The ordinance requires individuals seeking to convert to submit a 60-day advance declaration of the proposed religious conversion to a district magistrate.

Couples can choose to marry under the Special Marriage Act or under any of the personal laws. While they do not have to convert to marry under the Special Marriage Act, they need to convert to their partner’s religion to marry under personal laws.

The UP ordinance, however, lays several roadblocks for such a conversion, and interfaith couples have often cited that the 30-day notice period under the Special Marriage Act was an impediment to interfaith marriages.

The Delhi High Court is also hearing a petition challenging Sections 6 and 7 of the Special Marriage Act. This plea has asserted that the 30-day period “offers an opportunity to kin of the couple to discourage an inter-caste or an inter-religion marriage”.

Another petition challenging the constitutionality of provisions under the Special Marriage Act, including Sections 6 and 7, is pending with the Supreme Court. The petitioner has argued that these provisions violate Articles 14 (equality before law), 15 (prohibition of discrimination on grounds of religion, race, caste, sex, place of birth) and 21 (right to life and personal liberty) of the Constitution of India.

Special Marriage Act versus personal laws

The Allahabad High Court has pointed out that marriages in India can be performed under personal laws, which do not require publication of any notice or calling of objections against a marriage.

The court then asserted that there was no reason for making procedure under the 1954 Act more “protective or obstructive” as compared to those under the personal laws.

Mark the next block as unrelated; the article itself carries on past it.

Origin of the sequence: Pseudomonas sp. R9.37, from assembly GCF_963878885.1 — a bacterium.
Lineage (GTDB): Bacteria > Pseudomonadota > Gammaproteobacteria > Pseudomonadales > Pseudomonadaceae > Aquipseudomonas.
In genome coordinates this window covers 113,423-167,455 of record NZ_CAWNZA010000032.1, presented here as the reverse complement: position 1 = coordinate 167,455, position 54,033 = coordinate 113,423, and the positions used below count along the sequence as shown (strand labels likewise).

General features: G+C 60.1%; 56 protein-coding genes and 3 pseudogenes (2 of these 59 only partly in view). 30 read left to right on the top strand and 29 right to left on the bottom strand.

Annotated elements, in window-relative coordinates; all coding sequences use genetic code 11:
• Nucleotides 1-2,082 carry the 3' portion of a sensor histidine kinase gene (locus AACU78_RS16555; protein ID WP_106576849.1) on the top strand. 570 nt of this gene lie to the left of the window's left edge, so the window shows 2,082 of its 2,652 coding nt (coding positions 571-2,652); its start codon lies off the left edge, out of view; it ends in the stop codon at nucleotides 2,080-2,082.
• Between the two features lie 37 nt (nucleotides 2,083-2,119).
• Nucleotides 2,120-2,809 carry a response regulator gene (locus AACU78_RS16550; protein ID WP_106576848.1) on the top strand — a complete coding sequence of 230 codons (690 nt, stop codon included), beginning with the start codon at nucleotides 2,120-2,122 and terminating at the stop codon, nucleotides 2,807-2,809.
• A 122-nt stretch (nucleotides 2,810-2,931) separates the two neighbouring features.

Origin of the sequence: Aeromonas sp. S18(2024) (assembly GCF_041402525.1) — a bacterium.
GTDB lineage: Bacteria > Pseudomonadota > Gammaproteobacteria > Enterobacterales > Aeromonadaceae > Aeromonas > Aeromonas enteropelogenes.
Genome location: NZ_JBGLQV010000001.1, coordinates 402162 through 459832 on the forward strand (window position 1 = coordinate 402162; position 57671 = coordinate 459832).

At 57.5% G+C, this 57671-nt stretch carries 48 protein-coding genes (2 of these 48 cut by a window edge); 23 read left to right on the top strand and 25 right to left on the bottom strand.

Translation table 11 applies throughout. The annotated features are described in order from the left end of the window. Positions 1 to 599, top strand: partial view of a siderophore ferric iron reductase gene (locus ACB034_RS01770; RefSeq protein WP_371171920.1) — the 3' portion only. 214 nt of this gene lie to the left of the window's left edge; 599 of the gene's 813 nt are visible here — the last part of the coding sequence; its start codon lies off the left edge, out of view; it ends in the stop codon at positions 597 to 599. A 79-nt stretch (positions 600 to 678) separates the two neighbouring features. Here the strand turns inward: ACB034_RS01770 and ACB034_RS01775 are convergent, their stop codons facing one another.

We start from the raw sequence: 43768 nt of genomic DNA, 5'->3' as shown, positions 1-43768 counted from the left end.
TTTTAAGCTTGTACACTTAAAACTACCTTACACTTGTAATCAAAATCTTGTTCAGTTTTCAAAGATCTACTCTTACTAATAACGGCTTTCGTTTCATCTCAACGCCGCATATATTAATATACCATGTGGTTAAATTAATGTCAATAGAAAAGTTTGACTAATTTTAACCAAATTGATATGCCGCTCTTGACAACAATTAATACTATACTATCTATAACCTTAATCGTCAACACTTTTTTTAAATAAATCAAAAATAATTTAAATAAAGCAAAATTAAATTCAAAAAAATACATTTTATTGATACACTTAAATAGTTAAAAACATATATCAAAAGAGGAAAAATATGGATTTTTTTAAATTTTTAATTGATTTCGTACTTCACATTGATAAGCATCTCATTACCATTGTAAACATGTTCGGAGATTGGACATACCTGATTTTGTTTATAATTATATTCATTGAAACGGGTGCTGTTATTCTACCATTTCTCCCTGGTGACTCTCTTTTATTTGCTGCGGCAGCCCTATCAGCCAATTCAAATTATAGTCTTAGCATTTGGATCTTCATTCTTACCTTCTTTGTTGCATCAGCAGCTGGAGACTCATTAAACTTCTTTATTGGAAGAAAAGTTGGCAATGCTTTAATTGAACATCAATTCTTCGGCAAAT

“In view of the changed social circumstances and progress in laws…it would be cruel and unethical to force the present generation…to follow the customs and traditions adopted by a generation living nearly 150 years back for its social needs and circumstances, which violates fundamental rights recognized by the courts of the day,” the court said.

It also ruled that individuals applying for marriage under the 1954 Act can demand publication of notice under the Act if “they would like to have more information about their counterparts”. This, it said, would not violate their fundamental rights since they would go for the procedure out of their own free will.


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4 COMMENTS

  1. Why is it still called Allahabad highcourt.

    Or Madras or Bombay court.

    Why the courts are mocking the process and not changing the to their roots.

    What makes them so special.

    Are they still serving their colonial masters or here to serve Indian public.

    This needs to be changed asap.

  2. One swallow doesn’t make a summer.

    Journalists should focus on data as their rhetoric and totally biased view is damaging their credibility.

    1) How many Muslims boys marry HINDU girls

    2) HOW MANY HINDU BOYS AND MUSLIM GIRLS GET MARRIED.

    3) How many conversion takes place from which religion to which religion.

    This data will establish whether a sustained effort is made by a particular community supported by religious beliefs of spreading their religion.

    Until then the words of journalists will just be their way of interpreting events.

  3. ohoooo so now the hindu defenders have their spies in govt offices to spy on love jihad couples who will scan the notices. so to avoid that now that provision is also removed. Great.